Monday, September 29, 2008
See This Immediately: MAN ON WIRE
In 1974, crazy Frenchman Phillippe Petit walked a high wire strung between WTC 1 and WTC 2. He didn't just walk it. He went back and forth eight times, laid down on the wire, knelt, and spent a total of forty-five minutes in the clouds.
I must live under a rock, because before Man on Wire was released, I had never heard of this stunt. This seems impossible, but true. The New Yorker did an incredible job with their hommage to Petit on the issue the week of 9/11.
Petit didn't just walk between the Two Towers, either. Prior to that impossible feat he also walked the Sydney Harbor Bridge and the two turrets of Notre Dame. (Later conquests include the Eiffel Tower and the Louisiana Superdome). And, of course, he didn't do these things alone. He had a colorful crew of losers and friends to literally help him string the wires. The documentary is heist-tale of sorts: the crew had to find a way to get to the top of the World Trade Center without being arrested, manage to string the wire and get Petit across it all before being apprehended by the police. After several hilarious and nerve-wracking gyrations, they succeed.
The footage of Petit practicing his highwire and the photographs of him exercising his passion are perhaps the most impressive, breathtaking aspect of this documentary. But it is the focus on the relationships of these people, and how this singular event changed their lives forever that becomes the most heartbreaking, most meaningful reason to see this film. All involved parties are interviewed and their piecemeal accounts combine to form the narrative of the events leading up to the highwire walk on August 7th, 1974. But interspersed there is video footage from the seventies, mostly in Petit's backyard in France, where he practiced his walk. The same people telling us this incredible story are immediately transformed into their younger selves in what feels completely seamless: as if the moment of Petit's ascension aged them by thirty years.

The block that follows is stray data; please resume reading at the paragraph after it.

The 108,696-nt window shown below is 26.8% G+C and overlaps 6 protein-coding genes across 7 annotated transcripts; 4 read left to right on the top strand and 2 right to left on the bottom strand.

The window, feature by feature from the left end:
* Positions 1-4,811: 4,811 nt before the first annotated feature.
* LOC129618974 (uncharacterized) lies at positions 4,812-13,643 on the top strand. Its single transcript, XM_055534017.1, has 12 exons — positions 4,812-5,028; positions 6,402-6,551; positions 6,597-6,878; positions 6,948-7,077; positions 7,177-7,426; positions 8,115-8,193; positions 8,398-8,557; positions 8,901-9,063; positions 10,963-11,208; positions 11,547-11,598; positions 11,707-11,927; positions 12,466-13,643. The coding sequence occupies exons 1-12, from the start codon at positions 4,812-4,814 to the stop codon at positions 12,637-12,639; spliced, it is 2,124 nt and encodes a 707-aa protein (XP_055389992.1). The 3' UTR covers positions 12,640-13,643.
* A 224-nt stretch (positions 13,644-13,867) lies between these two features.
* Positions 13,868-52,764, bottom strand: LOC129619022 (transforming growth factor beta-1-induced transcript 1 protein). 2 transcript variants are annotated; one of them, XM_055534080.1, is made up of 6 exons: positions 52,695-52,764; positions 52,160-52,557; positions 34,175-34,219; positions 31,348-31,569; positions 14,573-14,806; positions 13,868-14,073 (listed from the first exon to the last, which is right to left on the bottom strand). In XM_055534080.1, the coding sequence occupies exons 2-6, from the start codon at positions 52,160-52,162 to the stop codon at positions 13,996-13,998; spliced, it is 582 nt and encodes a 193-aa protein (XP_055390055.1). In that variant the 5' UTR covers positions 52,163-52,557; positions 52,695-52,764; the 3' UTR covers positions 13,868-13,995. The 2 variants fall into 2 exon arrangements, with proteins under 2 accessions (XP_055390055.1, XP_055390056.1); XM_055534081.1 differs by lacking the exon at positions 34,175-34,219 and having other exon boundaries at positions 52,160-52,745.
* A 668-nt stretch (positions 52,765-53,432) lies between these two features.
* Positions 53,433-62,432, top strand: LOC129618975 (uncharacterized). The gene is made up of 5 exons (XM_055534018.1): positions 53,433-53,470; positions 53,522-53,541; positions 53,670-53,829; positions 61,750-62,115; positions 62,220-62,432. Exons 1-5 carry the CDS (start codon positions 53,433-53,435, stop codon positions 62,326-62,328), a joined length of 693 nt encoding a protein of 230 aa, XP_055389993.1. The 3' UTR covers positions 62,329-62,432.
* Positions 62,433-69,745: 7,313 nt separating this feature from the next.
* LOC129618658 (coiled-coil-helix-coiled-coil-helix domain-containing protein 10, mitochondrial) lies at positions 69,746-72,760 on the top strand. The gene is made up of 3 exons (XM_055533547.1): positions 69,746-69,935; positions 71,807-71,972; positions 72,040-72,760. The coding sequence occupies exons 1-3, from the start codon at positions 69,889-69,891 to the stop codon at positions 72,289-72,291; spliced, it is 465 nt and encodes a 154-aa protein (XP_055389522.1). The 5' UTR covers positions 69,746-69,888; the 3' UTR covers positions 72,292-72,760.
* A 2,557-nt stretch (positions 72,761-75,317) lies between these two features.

In what seems to be a very French philosophy, Man on Wire seems to tell us to live our lives to the fullest, pursuing our passions and unabashedly worshiping our obsessions until they become a reality. But in what I believe to be perhaps the most poignant message of the film is the solitude and the resounding silence that occurs after said mission is won. Petit achieved an incredible and impossible personal goal that day. When one is confronted with the success of a lifelong dream, that changes everything, well, what then?
I find the parallels between Man on Wire and the demise of the Trade Towers eerily profound. (And yet 9/11, for understandable reasons, is never discussed). The Two Towers, for so many New Yorkers, and Americans represent those unattainable goals, those impossible passions and obsessions. And even if they are built, they can crumble around us. But, for those brief moments they survive, the journey is worth it. And then we must confront the ghostly reminder of our past, and its formidable mist that gathers at our feet.